Like its predecessor, the prevailing vibe throughout The Second Coming of Heavy — Chapter Two fits neatly onto two 12″ vinyl sides, one per band, with each act offering basically a short EP’s sampling of their stylistic wares and what they bring to the underlying core in the title — the ‘Heavy’ part of the title, that is — that distinguishes them from their peers. In the case of Supervoid — who make their debut as a four-piece here having previously recorded with five members for their 2013 first LP, Filaments (review here), and the subsequent 2014 digital single “Against Sunrise” (posted here) — they present the songs “Olympus,” “Wayfarer” and “The Gallows,” which continue their ahead-thrust blend of modern metal and heavy rock and roll, vocalist Brian creatively arranging an assortment of layered growls and screams behind his belted-out cleaner vocals, which seem to steer the riffs behind from guitarist Joe as much as they’re pushed forward by them.
With John on bass and Greg on drums, their material is consistent but progressed from where they were on their debut (due for a follow-up it may or may not get; more on that in a bit) and the momentum they build in “Olympus” feeds smoothly into the more extended “Wayfarer,” the minor-key Eastern-flair guitar line making it all the more a centerpiece before the crunchier “The Gallows” picks up with open verses, a semi-spaced weaving of guitar effects, and the inescapable drive that has become Supervoid‘s hallmark. Reportedly, since the release of The Second Coming of Heavy — Chapter Two, Supervoid have taken “a break,” and how permanent that may or may not be remains to be seen. Either way, the manner in which they bring together metal and heavy rock remains brazen in its show of influence and ground that few acts are so bold as to tread, which is admirable even before one gets to considering their songwriting or performances, likewise worthy of respect.
Supervoid‘s side B companions, Red Desert, offer post-Sleep/The Sword heavy rock chug on “Frost Giant,” the first of their four inclusions, calling out the title character and Valhalla in a resonant hook. Hitting their marks. Their material stands out particularly next to Supervoid for the laid back sensibility in its roll and in the vocals of guitarist Shawn Stende, joined by lead guitarist Jeff Kluegel, bassist Paul Teeter and drummer Dave Dancho, and though “Hypnotized” is faster, it maintains the swing of their opener, as do “Revolver” and “Nightstalker” (presumably not named after the Greek band, but one never knows), while also offering subtle, effective shifts in mood and shifts in approach that speak to the experience gained from their 2012 debut album, Damned by Fate, and call to mind what Lords of the North were once able to bring to stoner riffing in personality and thickness of groove. The harmonies in the chorus of “Nightstalker” and touches of C.O.C. gallop there expand the palette further but ultimately keep consistent with what’s come before, rounding out a fluid B-side with a late surge of energy that suits Red Desert well.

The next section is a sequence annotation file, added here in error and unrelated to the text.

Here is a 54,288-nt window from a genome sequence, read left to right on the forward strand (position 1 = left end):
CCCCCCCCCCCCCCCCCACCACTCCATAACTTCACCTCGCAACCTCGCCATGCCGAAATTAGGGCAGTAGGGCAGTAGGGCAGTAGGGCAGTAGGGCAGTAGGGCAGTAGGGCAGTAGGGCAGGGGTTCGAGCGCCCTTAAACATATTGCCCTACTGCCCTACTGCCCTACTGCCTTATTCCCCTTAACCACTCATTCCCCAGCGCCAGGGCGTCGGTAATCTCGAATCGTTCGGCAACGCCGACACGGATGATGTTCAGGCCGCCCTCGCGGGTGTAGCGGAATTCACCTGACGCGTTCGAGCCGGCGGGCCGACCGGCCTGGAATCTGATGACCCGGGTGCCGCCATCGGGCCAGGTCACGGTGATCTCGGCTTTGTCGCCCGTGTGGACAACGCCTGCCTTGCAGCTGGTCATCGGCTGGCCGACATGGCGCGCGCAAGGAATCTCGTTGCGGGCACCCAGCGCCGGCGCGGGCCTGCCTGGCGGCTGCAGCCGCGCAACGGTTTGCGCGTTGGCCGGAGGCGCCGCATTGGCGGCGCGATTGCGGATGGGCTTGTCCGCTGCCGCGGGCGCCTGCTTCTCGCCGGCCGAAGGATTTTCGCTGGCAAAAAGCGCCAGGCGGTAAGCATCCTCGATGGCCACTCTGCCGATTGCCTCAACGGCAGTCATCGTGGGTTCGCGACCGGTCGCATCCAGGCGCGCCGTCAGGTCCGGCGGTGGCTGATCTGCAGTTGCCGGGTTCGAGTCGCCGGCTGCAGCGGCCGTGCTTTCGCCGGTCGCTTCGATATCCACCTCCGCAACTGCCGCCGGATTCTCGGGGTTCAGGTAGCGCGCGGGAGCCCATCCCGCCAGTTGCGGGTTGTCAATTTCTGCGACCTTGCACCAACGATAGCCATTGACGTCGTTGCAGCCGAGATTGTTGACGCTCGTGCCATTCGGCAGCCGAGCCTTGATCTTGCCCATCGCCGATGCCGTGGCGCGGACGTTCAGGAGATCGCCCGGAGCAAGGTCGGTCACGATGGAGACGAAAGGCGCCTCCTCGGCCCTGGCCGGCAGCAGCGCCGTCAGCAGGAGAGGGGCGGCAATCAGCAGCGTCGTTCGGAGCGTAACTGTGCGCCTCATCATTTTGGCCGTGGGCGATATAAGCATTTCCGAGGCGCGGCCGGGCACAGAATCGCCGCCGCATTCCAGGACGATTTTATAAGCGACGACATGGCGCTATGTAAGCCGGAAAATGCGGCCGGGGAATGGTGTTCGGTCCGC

They’re four years out from their first album, and while they’ve threatened a vinyl release thereof, I’ve yet to see word of a follow-up. Doesn’t mean one’s in the works, doesn’t mean one’s not, but in true EP fashion, they give a broad slice of their sound for those who maybe haven’t encountered them before to dig into, which of course speaks to the mission of The Second Coming of Heavy — Chapter Two overall. My understanding is that all 10 installments of the series are booked and there’s another series in the works for after, so it seems fair to expect over the next several years that these LPs will continue to be a major part of Ripple‘s contribution to heavy rock. Fair enough. Two editions deep, they’ve already highlighted a range of styles and a swath of acts from around different regions of the US brought together by their varied takes on what it means to be heavy. There’s a lot of ground to cover, and the project remains ambitious, but taking it one LP at a time, there seems to be nothing keeping the label from continuing this exploration and enlightening listeners as they go. Looking forward to the next one.
Supervoid & Red Desert, The Second Coming of Heavy — Chapter Two (2016)